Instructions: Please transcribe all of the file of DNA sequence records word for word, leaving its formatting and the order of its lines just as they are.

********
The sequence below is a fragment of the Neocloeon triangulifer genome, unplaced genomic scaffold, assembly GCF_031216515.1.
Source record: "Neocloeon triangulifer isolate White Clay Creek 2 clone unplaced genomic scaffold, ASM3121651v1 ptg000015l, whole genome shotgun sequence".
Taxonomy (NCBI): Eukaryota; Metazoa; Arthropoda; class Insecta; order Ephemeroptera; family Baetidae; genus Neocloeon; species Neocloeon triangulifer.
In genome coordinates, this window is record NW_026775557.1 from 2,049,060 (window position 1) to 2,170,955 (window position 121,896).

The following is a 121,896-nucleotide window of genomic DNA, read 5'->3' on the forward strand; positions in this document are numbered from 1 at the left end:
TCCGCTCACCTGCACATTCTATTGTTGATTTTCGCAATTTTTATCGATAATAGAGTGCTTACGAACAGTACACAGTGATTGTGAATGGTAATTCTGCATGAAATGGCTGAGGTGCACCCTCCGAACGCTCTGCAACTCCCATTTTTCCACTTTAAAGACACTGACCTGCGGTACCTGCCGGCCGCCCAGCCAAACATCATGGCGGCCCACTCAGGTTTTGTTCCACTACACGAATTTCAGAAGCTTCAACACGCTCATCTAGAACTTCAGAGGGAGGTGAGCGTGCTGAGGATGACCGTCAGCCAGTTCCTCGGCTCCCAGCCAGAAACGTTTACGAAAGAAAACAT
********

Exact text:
The sequence below is a fragment of the Neocloeon triangulifer genome, unplaced genomic scaffold, assembly GCF_031216515.1.
Source record: "Neocloeon triangulifer isolate White Clay Creek 2 clone unplaced genomic scaffold, ASM3121651v1 ptg000015l, whole genome shotgun sequence".
Taxonomy (NCBI): Eukaryota; Metazoa; Arthropoda; class Insecta; order Ephemeroptera; family Baetidae; genus Neocloeon; species Neocloeon triangulifer.
In genome coordinates, this window is record NW_026775557.1 from 2,049,060 (window position 1) to 2,170,955 (window position 121,896).

The following is a 121,896-nucleotide window of genomic DNA, read 5'->3' on the forward strand; positions in this document are numbered from 1 at the left end:
TCCGCTCACCTGCACATTCTATTGTTGATTTTCGCAATTTTTATCGATAATAGAGTGCTTACGAACAGTACACAGTGATTGTGAATGGTAATTCTGCATGAAATGGCTGAGGTGCACCCTCCGAACGCTCTGCAACTCCCATTTTTCCACTTTAAAGACACTGACCTGCGGTACCTGCCGGCCGCCCAGCCAAACATCATGGCGGCCCACTCAGGTTTTGTTCCACTACACGAATTTCAGAAGCTTCAACACGCTCATCTAGAACTTCAGAGGGAGGTGAGCGTGCTGAGGATGACCGTCAGCCAGTTCCTCGGCTCCCAGCCAGAAACGTTTACGAAAGAAAACAT